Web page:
Tokyo Table

Culinary Adventures at Le Cordon Bleu, Tokyo

Fillet O’Fish

     Fish fillets come in all sorts of sizes.  In my early years, they usually came fried on a bun, as a hamburger substitute on Fridays.  As I’ve “matured,” and my pallet has expanded, I’ve grown to love the taste of fresh fish and even sushi, which usually has a few pieces of raw fish as well.  Just a short 1.5-mile bike ride from my house in Tokyo is the world’s largest fish market, Tsukiji (pronounced ski-gee).  The market sells more than 400 different types of seafood, from cheap seaweed to the most expensive caviar.   Each year, more than 700,000 metric tons of seafood are handled at Tsukiji’s three seafood markets, which is over 4 million pounds of fish per day! This is an impressive sight, not to be missed. 


Most of the fish market is indoors and unbelievably clean.  Amazingly, even on the hottest summer days the  market does not smell.  It is cold, clean, and incredibly busy.   The workers zip around the stalls on a cross between a miniature forklift and a segway.  The seafood auctions start everyday at 3:00 a.m. and the tuna auctions are the most important.  They are lined up, row upon row, waiting to be bought and transformed from 650-pound giants to just an ounce or two on top of sushi.  I have yet to brave the early morning fish auction, but Tusukiji has become my go-to place for fish fillets.


Today though, I’m not in the hustle and bustle of Tuskiji, but the kitchens of Le Cordon Bleu and we are going to braise four fillets of fish.  Great!  I know fish can be delicate and tricky to cook, but I’m ready to move beyond poultry.  The demonstration class is first and I arrive nice and early to get a good seat in the front.  Chef starts the class by pulling out the ingredients.  It’s a whole fish!  What—the recipe said we were making fish fillets!  I glance at my recipe for the day—yep, fillet of fish.  And then I look more closely at the ingredients: one Brill, flat fish.   Somehow I have to get from whole fish to a fillet and cook it, all in 2.5 hours?  I want to yell out “Wait, I’m not prepared for this!  You mean I have to clean the fish too? Chef, this is only the third week of class.  If I’m cleaning a fish in week three, what will I be doing in month three?” 

I know if I did shout out this common-sense response, Chef would simply shrug and say something very wise like, “Well, how else do you know if it’s fresh?”

While I’m having my own private breakdown and subsequent pep talk, Chef has continued on with the class, pretending not to notice the look of horror and fear in our faces. He’s talking about scaling, cleaning the insides and Lasik surgery…no, just my active imagination; it was actually eye removal.  Seriously, I thought this was cooking!!  The rest of the demonstration class was a blur.  I can’t get over the preparation process.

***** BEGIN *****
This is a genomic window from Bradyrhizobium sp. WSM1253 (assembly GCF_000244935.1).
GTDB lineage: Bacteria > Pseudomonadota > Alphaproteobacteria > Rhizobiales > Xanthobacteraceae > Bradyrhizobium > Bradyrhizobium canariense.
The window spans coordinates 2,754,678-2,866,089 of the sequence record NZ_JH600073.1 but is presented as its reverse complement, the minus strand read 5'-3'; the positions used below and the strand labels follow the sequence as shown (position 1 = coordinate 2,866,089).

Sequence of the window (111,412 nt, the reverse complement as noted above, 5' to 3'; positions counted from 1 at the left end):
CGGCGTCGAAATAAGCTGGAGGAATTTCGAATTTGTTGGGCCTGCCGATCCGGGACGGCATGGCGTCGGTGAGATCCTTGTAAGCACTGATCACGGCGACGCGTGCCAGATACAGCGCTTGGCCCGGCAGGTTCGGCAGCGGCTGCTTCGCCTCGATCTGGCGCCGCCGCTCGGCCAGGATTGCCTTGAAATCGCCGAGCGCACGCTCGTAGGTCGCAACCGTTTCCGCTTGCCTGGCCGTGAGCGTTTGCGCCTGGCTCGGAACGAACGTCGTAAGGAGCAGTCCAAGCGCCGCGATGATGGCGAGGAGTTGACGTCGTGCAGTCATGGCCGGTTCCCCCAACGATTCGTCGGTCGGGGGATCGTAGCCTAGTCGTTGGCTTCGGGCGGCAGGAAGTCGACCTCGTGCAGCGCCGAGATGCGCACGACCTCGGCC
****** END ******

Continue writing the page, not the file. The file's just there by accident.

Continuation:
img_5014But when I returned home, I remembered a passage from a book by David McCullough titled Brave Companions.  He recounts the story of Harvard naturalist Louis Agassiz.  Mr. Agassiz would give his new students a fish and simply say, “Look at your fish.”  He would come back three hours later and ask again for them to, “Look at your fish.”  This would go on for two to three days.  The students would examine, dissect and draw, trying to understand anything and everything they could.  And so, this is my time to look at my fish.  Instead of shying away from the process, I need to pay attention, appreciate the design and structure. The best way to honor my little friend from the sea is to prepare beautiful fillets.

The next morning, I arrive and take a good look at my fish.  The scales are thick and round and iridescent.  I think they would look beautiful as sequins on a dress.  I also learn that this wonderful fish is full of natural defenses and the gills are filled with tiny little bones that can and do prick my fingers like sewing needles.  Had I looked at my fish more carefully, I would have known this. 

After the remaining cleaning, I realize that I had not known a flat fish has a different bone structure than a round fish.  The flat fish has a spine in the middle, creating four fillets for cooking, unlike the round fish that only has two.  With the work of a sharp and flexible fish knife, the fillets and the skin are removed.  It’s a simple process and more about confidence than skill. 

img_5021I still am not done, for now I really need look at my fish to find and remove the delicate bones that remain in the flesh.  As I try to see them, I realize they are actually transparent, so I need to look with my fingers and tweezers.   As I find them and try to pull them out I appreciate how strong they are for such a flexible animal.  And now, I am done.  In less than 30 minutes I was able to separate the fillets from the bones.


But I felt sad too, for I wanted to examine my fish a little longer. I wonder what else the student naturalist learned over three days; certainly more than what I have learned in 30 minutes.  I do though take a moment to look at my two trays and marvel at how much this one fish will provide: four fresh and nutritious fillets, and stock for braising.  I also think about the over 4 million pounds of fish sold each day from Tsukiji.  All over the world people have been, are, and will be eating the bounty from the sea.  Today I have joined a long line of home and professional chefs who make fresh fillet o’fish.  I may not be ready to skin and fillet the 650-pound tunas at Tsukiji, but after three short weeks at Le Cordon Bleu, I can handle a four-pound Brill. 


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